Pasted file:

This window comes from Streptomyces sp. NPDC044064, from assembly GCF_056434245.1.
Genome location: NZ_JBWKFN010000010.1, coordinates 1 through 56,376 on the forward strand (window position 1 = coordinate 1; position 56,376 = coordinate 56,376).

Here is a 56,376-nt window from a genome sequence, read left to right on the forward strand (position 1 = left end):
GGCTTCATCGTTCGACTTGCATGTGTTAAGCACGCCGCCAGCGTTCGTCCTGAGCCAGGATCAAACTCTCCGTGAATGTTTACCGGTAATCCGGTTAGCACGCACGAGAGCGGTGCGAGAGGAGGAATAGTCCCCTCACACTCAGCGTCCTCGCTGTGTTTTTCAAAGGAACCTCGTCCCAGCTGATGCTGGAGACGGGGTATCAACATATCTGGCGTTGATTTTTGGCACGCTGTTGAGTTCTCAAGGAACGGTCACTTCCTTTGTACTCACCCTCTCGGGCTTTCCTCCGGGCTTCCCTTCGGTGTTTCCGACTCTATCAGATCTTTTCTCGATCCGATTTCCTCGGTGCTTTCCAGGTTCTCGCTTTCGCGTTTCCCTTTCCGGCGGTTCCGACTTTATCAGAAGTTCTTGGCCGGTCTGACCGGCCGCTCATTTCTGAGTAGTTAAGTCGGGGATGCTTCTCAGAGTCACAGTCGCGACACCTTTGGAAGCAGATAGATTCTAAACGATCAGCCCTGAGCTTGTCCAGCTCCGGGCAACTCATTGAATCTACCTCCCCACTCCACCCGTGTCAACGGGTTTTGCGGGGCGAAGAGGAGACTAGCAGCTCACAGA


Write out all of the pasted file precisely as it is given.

This window comes from Streptomyces sp. NPDC044064, from assembly GCF_056434245.1.
Genome location: NZ_JBWKFN010000010.1, coordinates 1 through 56,376 on the forward strand (window position 1 = coordinate 1; position 56,376 = coordinate 56,376).

Here is a 56,376-nt window from a genome sequence, read left to right on the forward strand (position 1 = left end):
GGCTTCATCGTTCGACTTGCATGTGTTAAGCACGCCGCCAGCGTTCGTCCTGAGCCAGGATCAAACTCTCCGTGAATGTTTACCGGTAATCCGGTTAGCACGCACGAGAGCGGTGCGAGAGGAGGAATAGTCCCCTCACACTCAGCGTCCTCGCTGTGTTTTTCAAAGGAACCTCGTCCCAGCTGATGCTGGAGACGGGGTATCAACATATCTGGCGTTGATTTTTGGCACGCTGTTGAGTTCTCAAGGAACGGTCACTTCCTTTGTACTCACCCTCTCGGGCTTTCCTCCGGGCTTCCCTTCGGTGTTTCCGACTCTATCAGATCTTTTCTCGATCCGATTTCCTCGGTGCTTTCCAGGTTCTCGCTTTCGCGTTTCCCTTTCCGGCGGTTCCGACTTTATCAGAAGTTCTTGGCCGGTCTGACCGGCCGCTCATTTCTGAGTAGTTAAGTCGGGGATGCTTCTCAGAGTCACAGTCGCGACACCTTTGGAAGCAGATAGATTCTAAACGATCAGCCCTGAGCTTGTCCAGCTCCGGGCAACTCATTGAATCTACCTCCCCACTCCACCCGTGTCAACGGGTTTTGCGGGGCGAAGAGGAGACTAGCAGCTCACAGA